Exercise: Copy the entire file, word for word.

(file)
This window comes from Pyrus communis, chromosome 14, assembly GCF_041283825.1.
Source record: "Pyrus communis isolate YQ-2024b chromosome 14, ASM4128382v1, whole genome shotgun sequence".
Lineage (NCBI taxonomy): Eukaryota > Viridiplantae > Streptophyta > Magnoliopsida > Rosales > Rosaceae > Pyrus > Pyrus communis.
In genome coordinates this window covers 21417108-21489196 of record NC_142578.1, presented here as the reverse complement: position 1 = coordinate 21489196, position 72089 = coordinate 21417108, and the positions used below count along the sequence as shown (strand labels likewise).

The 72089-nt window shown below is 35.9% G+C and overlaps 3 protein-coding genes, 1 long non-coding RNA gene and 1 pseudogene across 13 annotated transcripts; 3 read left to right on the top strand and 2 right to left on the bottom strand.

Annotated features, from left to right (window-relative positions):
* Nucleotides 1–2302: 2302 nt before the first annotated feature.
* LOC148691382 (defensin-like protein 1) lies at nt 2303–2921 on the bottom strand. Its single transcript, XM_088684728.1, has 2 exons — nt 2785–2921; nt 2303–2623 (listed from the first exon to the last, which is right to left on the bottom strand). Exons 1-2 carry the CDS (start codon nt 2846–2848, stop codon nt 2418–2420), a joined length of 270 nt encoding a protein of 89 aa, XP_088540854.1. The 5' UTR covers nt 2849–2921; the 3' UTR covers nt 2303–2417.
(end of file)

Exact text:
This window comes from Pyrus communis, chromosome 14, assembly GCF_041283825.1.
Source record: "Pyrus communis isolate YQ-2024b chromosome 14, ASM4128382v1, whole genome shotgun sequence".
Lineage (NCBI taxonomy): Eukaryota > Viridiplantae > Streptophyta > Magnoliopsida > Rosales > Rosaceae > Pyrus > Pyrus communis.
In genome coordinates this window covers 21417108-21489196 of record NC_142578.1, presented here as the reverse complement: position 1 = coordinate 21489196, position 72089 = coordinate 21417108, and the positions used below count along the sequence as shown (strand labels likewise).

The 72089-nt window shown below is 35.9% G+C and overlaps 3 protein-coding genes, 1 long non-coding RNA gene and 1 pseudogene across 13 annotated transcripts; 3 read left to right on the top strand and 2 right to left on the bottom strand.

Annotated features, from left to right (window-relative positions):
* Nucleotides 1–2302: 2302 nt before the first annotated feature.
* LOC148691382 (defensin-like protein 1) lies at nt 2303–2921 on the bottom strand. Its single transcript, XM_088684728.1, has 2 exons — nt 2785–2921; nt 2303–2623 (listed from the first exon to the last, which is right to left on the bottom strand). Exons 1-2 carry the CDS (start codon nt 2846–2848, stop codon nt 2418–2420), a joined length of 270 nt encoding a protein of 89 aa, XP_088540854.1. The 5' UTR covers nt 2849–2921; the 3' UTR covers nt 2303–2417.